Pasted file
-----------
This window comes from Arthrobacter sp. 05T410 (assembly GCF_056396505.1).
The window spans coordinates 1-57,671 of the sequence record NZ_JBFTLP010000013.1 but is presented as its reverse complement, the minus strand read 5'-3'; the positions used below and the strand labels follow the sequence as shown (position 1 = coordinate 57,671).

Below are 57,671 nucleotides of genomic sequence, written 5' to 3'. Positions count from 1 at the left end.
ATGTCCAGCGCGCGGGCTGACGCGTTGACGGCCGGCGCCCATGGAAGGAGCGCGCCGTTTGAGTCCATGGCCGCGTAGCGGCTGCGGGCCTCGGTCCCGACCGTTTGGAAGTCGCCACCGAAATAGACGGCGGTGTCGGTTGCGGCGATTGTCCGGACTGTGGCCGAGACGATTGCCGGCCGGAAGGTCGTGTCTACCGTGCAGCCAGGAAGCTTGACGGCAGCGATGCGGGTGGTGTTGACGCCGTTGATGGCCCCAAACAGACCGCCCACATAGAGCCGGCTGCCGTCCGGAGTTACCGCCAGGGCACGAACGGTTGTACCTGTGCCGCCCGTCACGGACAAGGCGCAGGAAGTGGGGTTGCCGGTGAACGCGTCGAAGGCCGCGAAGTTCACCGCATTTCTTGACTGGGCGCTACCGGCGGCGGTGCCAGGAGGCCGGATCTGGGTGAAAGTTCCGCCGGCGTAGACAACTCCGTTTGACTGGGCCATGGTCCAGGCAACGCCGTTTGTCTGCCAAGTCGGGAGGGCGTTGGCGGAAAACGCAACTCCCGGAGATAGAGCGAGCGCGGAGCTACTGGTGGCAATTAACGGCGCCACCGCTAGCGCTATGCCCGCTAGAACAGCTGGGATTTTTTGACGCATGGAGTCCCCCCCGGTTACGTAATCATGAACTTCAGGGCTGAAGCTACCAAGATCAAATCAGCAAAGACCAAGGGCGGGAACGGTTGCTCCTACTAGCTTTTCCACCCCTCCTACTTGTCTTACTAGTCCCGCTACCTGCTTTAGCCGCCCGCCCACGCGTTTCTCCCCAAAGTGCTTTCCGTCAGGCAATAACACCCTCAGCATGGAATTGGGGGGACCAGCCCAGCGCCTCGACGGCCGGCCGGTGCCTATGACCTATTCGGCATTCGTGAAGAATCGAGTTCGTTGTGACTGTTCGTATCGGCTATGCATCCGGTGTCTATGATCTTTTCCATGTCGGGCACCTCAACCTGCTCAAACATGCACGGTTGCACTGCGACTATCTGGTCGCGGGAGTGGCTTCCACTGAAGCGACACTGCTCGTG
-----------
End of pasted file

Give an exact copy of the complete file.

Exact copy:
This window comes from Arthrobacter sp. 05T410 (assembly GCF_056396505.1).
The window spans coordinates 1-57,671 of the sequence record NZ_JBFTLP010000013.1 but is presented as its reverse complement, the minus strand read 5'-3'; the positions used below and the strand labels follow the sequence as shown (position 1 = coordinate 57,671).

Below are 57,671 nucleotides of genomic sequence, written 5' to 3'. Positions count from 1 at the left end.
ATGTCCAGCGCGCGGGCTGACGCGTTGACGGCCGGCGCCCATGGAAGGAGCGCGCCGTTTGAGTCCATGGCCGCGTAGCGGCTGCGGGCCTCGGTCCCGACCGTTTGGAAGTCGCCACCGAAATAGACGGCGGTGTCGGTTGCGGCGATTGTCCGGACTGTGGCCGAGACGATTGCCGGCCGGAAGGTCGTGTCTACCGTGCAGCCAGGAAGCTTGACGGCAGCGATGCGGGTGGTGTTGACGCCGTTGATGGCCCCAAACAGACCGCCCACATAGAGCCGGCTGCCGTCCGGAGTTACCGCCAGGGCACGAACGGTTGTACCTGTGCCGCCCGTCACGGACAAGGCGCAGGAAGTGGGGTTGCCGGTGAACGCGTCGAAGGCCGCGAAGTTCACCGCATTTCTTGACTGGGCGCTACCGGCGGCGGTGCCAGGAGGCCGGATCTGGGTGAAAGTTCCGCCGGCGTAGACAACTCCGTTTGACTGGGCCATGGTCCAGGCAACGCCGTTTGTCTGCCAAGTCGGGAGGGCGTTGGCGGAAAACGCAACTCCCGGAGATAGAGCGAGCGCGGAGCTACTGGTGGCAATTAACGGCGCCACCGCTAGCGCTATGCCCGCTAGAACAGCTGGGATTTTTTGACGCATGGAGTCCCCCCCGGTTACGTAATCATGAACTTCAGGGCTGAAGCTACCAAGATCAAATCAGCAAAGACCAAGGGCGGGAACGGTTGCTCCTACTAGCTTTTCCACCCCTCCTACTTGTCTTACTAGTCCCGCTACCTGCTTTAGCCGCCCGCCCACGCGTTTCTCCCCAAAGTGCTTTCCGTCAGGCAATAACACCCTCAGCATGGAATTGGGGGGACCAGCCCAGCGCCTCGACGGCCGGCCGGTGCCTATGACCTATTCGGCATTCGTGAAGAATCGAGTTCGTTGTGACTGTTCGTATCGGCTATGCATCCGGTGTCTATGATCTTTTCCATGTCGGGCACCTCAACCTGCTCAAACATGCACGGTTGCACTGCGACTATCTGGTCGCGGGAGTGGCTTCCACTGAAGCGACACTGCTCGTG